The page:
Protect Yourself or Be Protected ?

Security PerimeterA news coming from Australia became a hot topic in lot of security forums and mailing lists today. The Australian authorities brainstormed about new ways to fight the cyber crime. One of the submitted project is forcing people to install (and activate!) an anti-virus software to be able to access the Internet. In case of viral infection, the Australian ISP’s will be allowed to disconnect the user until he fixed his computer. If this looks interesting on a pure security point of view (after all, increasing security is always good), it can lead to several issues and reflexions. Protect yourself of being protected (by force) can affect your sense of freedom. Which is worse?

First, how will ISP’s control if an anti-virus software is running on the home computer? By installing their own agent? This is touchy, they should have a look at the “Orange Story” in France. And, personal point of view, external organizations (my ISP or my local agencies whatever they’re) will never install a piece of code on my computer.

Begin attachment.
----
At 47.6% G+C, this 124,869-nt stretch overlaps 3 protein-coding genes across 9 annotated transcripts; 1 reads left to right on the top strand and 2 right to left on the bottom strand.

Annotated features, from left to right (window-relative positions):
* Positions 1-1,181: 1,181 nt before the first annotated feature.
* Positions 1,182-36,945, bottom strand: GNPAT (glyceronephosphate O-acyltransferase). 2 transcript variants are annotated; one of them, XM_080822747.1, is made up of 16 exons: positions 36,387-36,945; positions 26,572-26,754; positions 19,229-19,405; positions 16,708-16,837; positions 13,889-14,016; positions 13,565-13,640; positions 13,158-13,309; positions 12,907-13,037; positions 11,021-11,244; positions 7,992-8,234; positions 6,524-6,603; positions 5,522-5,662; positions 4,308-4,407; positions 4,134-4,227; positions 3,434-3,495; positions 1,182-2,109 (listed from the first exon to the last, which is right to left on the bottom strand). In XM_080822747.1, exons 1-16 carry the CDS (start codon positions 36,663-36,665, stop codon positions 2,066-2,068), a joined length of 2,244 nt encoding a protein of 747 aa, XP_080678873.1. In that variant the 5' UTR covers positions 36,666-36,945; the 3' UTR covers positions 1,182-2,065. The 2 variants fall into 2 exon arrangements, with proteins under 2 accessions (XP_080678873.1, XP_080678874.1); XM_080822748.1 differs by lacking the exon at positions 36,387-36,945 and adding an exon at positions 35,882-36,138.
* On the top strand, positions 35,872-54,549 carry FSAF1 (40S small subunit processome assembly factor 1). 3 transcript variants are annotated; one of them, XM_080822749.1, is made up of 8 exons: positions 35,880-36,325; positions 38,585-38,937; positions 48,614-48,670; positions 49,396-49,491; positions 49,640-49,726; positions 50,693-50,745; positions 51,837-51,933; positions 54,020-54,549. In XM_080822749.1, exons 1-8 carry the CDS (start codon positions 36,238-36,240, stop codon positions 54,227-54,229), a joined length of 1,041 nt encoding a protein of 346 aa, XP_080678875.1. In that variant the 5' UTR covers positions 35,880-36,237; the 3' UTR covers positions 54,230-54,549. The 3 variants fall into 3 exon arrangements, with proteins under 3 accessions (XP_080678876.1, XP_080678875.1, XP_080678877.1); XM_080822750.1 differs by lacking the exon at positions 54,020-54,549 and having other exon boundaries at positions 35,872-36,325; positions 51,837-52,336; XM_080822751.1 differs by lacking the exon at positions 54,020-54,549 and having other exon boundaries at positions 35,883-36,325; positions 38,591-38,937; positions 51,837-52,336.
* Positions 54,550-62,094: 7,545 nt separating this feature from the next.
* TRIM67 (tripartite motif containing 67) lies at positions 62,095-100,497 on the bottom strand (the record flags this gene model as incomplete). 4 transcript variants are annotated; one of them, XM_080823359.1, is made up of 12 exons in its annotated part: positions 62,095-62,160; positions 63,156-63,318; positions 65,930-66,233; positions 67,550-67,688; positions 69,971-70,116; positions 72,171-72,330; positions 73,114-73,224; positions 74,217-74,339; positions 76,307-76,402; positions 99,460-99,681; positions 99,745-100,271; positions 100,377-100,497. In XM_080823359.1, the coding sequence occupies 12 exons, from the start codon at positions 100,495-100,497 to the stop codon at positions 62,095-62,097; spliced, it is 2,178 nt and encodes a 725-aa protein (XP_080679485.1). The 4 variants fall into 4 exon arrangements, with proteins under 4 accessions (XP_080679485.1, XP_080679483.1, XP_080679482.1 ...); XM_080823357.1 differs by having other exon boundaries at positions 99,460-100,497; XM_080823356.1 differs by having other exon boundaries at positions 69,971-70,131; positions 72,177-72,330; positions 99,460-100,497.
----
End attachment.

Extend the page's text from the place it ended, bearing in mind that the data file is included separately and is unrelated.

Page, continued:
Second, lot of people are not aware of the risks they take by surfing the web. It’s a fact! Internet became a public media and is used daily by millions of people. It’s like your car, you use it every day to go from point A to point B but do you exactly know how your engine works? No, and you don’t need to know! But you’ve to understand the risks: It is mandatory to wear your seat belt! If you don’t, you risk a fine. But your car won’t be confiscated or blocked.

Third, running an anti-virus software is a false sense of security. In this case, the weakest remains the end-user. If he decided to click on a link, he will! The anti-virus is a first line of defense but can also generate issues like the one which hit TrendMicro a few weeks ago (and prevented lot of Windows XP to boot due to a bad signature).

Fourth, this project will require huge amounts of money to bother the regular user which is after all the victim. Instead why not use this money to set up a powerful organization with enough means to fight cyber crime. Just like the Police services which try to catch the head of organizations instead of the local dealers.

Finally, what’s the best solution? Take the user by the hand and explain him why some behaviors are dangerous? Or just ask him to follow a set of rules and shut up? It’s exactly like the children education (I’ve two so I’ve some experience). If you just punish them because they did something wrong, they will try again. On the other side, if you take time to explain the facts, they will fully understand and realize by themselves why it was dangerous or prohibited. Education is the key!

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